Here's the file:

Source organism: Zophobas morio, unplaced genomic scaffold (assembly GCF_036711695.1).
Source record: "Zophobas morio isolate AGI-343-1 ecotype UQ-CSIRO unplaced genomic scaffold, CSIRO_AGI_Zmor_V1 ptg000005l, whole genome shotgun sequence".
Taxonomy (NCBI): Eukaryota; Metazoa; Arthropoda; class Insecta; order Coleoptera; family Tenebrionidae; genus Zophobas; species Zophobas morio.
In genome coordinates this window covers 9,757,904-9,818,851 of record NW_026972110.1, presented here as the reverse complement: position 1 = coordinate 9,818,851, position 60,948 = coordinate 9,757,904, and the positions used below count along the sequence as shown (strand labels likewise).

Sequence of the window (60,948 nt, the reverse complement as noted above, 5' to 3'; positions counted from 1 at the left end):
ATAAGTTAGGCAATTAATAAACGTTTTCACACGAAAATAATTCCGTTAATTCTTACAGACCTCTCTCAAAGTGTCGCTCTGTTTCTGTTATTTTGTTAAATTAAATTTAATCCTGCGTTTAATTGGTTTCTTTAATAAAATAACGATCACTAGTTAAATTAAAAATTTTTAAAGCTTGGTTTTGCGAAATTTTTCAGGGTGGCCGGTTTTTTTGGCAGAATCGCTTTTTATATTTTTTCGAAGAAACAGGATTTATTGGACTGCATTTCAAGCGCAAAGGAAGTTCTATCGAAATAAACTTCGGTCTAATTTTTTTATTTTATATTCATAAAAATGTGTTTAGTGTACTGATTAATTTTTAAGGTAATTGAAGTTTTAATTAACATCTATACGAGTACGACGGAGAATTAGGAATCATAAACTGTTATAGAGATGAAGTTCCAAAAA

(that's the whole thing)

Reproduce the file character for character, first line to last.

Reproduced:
Source organism: Zophobas morio, unplaced genomic scaffold (assembly GCF_036711695.1).
Source record: "Zophobas morio isolate AGI-343-1 ecotype UQ-CSIRO unplaced genomic scaffold, CSIRO_AGI_Zmor_V1 ptg000005l, whole genome shotgun sequence".
Taxonomy (NCBI): Eukaryota; Metazoa; Arthropoda; class Insecta; order Coleoptera; family Tenebrionidae; genus Zophobas; species Zophobas morio.
In genome coordinates this window covers 9,757,904-9,818,851 of record NW_026972110.1, presented here as the reverse complement: position 1 = coordinate 9,818,851, position 60,948 = coordinate 9,757,904, and the positions used below count along the sequence as shown (strand labels likewise).

Sequence of the window (60,948 nt, the reverse complement as noted above, 5' to 3'; positions counted from 1 at the left end):
ATAAGTTAGGCAATTAATAAACGTTTTCACACGAAAATAATTCCGTTAATTCTTACAGACCTCTCTCAAAGTGTCGCTCTGTTTCTGTTATTTTGTTAAATTAAATTTAATCCTGCGTTTAATTGGTTTCTTTAATAAAATAACGATCACTAGTTAAATTAAAAATTTTTAAAGCTTGGTTTTGCGAAATTTTTCAGGGTGGCCGGTTTTTTTGGCAGAATCGCTTTTTATATTTTTTCGAAGAAACAGGATTTATTGGACTGCATTTCAAGCGCAAAGGAAGTTCTATCGAAATAAACTTCGGTCTAATTTTTTTATTTTATATTCATAAAAATGTGTTTAGTGTACTGATTAATTTTTAAGGTAATTGAAGTTTTAATTAACATCTATACGAGTACGACGGAGAATTAGGAATCATAAACTGTTATAGAGATGAAGTTCCAAAAA